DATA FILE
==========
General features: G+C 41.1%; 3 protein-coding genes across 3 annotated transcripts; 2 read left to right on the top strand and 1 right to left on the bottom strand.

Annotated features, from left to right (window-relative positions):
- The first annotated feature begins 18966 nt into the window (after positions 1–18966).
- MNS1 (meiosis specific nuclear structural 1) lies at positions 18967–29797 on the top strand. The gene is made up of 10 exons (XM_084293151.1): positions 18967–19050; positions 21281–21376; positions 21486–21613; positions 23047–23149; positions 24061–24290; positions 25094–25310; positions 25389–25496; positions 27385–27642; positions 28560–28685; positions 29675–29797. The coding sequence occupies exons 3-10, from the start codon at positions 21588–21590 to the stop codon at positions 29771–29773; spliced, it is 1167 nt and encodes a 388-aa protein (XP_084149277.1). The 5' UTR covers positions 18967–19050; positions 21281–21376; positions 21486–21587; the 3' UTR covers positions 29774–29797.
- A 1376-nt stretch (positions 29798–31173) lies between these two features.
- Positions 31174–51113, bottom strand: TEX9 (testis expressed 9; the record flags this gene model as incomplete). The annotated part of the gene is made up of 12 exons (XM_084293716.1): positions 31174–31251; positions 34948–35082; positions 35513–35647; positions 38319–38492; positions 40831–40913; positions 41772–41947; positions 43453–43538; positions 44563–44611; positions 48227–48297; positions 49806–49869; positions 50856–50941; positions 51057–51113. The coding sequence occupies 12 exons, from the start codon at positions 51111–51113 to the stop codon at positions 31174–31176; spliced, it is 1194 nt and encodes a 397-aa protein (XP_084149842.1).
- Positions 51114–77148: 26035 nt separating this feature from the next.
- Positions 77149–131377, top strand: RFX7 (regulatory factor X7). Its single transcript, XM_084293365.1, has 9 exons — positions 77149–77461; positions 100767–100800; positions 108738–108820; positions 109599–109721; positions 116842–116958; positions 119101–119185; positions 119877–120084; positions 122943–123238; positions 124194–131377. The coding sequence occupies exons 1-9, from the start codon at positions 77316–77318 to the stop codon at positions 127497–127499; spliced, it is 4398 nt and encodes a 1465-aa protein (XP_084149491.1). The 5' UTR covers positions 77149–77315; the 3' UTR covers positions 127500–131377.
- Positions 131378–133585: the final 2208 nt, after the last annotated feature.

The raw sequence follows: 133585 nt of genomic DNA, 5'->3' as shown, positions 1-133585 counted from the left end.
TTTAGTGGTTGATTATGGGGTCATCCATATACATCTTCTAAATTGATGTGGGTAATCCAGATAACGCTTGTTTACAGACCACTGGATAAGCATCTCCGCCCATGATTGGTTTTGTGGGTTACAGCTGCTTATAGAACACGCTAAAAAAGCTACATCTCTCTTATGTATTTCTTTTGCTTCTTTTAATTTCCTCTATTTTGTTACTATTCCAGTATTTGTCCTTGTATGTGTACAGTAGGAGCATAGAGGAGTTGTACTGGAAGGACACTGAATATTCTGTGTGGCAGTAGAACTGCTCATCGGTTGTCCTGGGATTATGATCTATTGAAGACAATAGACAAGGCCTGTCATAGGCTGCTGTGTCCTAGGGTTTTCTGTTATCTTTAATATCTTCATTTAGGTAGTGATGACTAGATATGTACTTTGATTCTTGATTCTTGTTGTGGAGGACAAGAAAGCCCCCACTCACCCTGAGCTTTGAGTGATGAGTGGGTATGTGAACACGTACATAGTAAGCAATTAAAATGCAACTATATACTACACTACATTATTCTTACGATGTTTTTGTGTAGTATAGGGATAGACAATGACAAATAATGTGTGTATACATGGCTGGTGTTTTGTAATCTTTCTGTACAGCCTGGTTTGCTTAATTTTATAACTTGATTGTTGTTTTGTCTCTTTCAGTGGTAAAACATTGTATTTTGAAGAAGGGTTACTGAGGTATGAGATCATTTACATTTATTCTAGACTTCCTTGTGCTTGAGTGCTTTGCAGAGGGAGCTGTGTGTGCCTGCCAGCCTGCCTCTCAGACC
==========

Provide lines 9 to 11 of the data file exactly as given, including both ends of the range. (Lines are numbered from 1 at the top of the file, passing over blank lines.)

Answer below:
- Positions 131378–133585: the final 2208 nt, after the last annotated feature.

The raw sequence follows: 133585 nt of genomic DNA, 5'->3' as shown, positions 1-133585 counted from the left end.
TTTAGTGGTTGATTATGGGGTCATCCATATACATCTTCTAAATTGATGTGGGTAATCCAGATAACGCTTGTTTACAGACCACTGGATAAGCATCTCCGCCCATGATTGGTTTTGTGGGTTACAGCTGCTTATAGAACACGCTAAAAAAGCTACATCTCTCTTATGTATTTCTTTTGCTTCTTTTAATTTCCTCTATTTTGTTACTATTCCAGTATTTGTCCTTGTATGTGTACAGTAGGAGCATAGAGGAGTTGTACTGGAAGGACACTGAATATTCTGTGTGGCAGTAGAACTGCTCATCGGTTGTCCTGGGATTATGATCTATTGAAGACAATAGACAAGGCCTGTCATAGGCTGCTGTGTCCTAGGGTTTTCTGTTATCTTTAATATCTTCATTTAGGTAGTGATGACTAGATATGTACTTTGATTCTTGATTCTTGTTGTGGAGGACAAGAAAGCCCCCACTCACCCTGAGCTTTGAGTGATGAGTGGGTATGTGAACACGTACATAGTAAGCAATTAAAATGCAACTATATACTACACTACATTATTCTTACGATGTTTTTGTGTAGTATAGGGATAGACAATGACAAATAATGTGTGTATACATGGCTGGTGTTTTGTAATCTTTCTGTACAGCCTGGTTTGCTTAATTTTATAACTTGATTGTTGTTTTGTCTCTTTCAGTGGTAAAACATTGTATTTTGAAGAAGGGTTACTGAGGTATGAGATCATTTACATTTATTCTAGACTTCCTTGTGCTTGAGTGCTTTGCAGAGGGAGCTGTGTGTGCCTGCCAGCCTGCCTCTCAGACC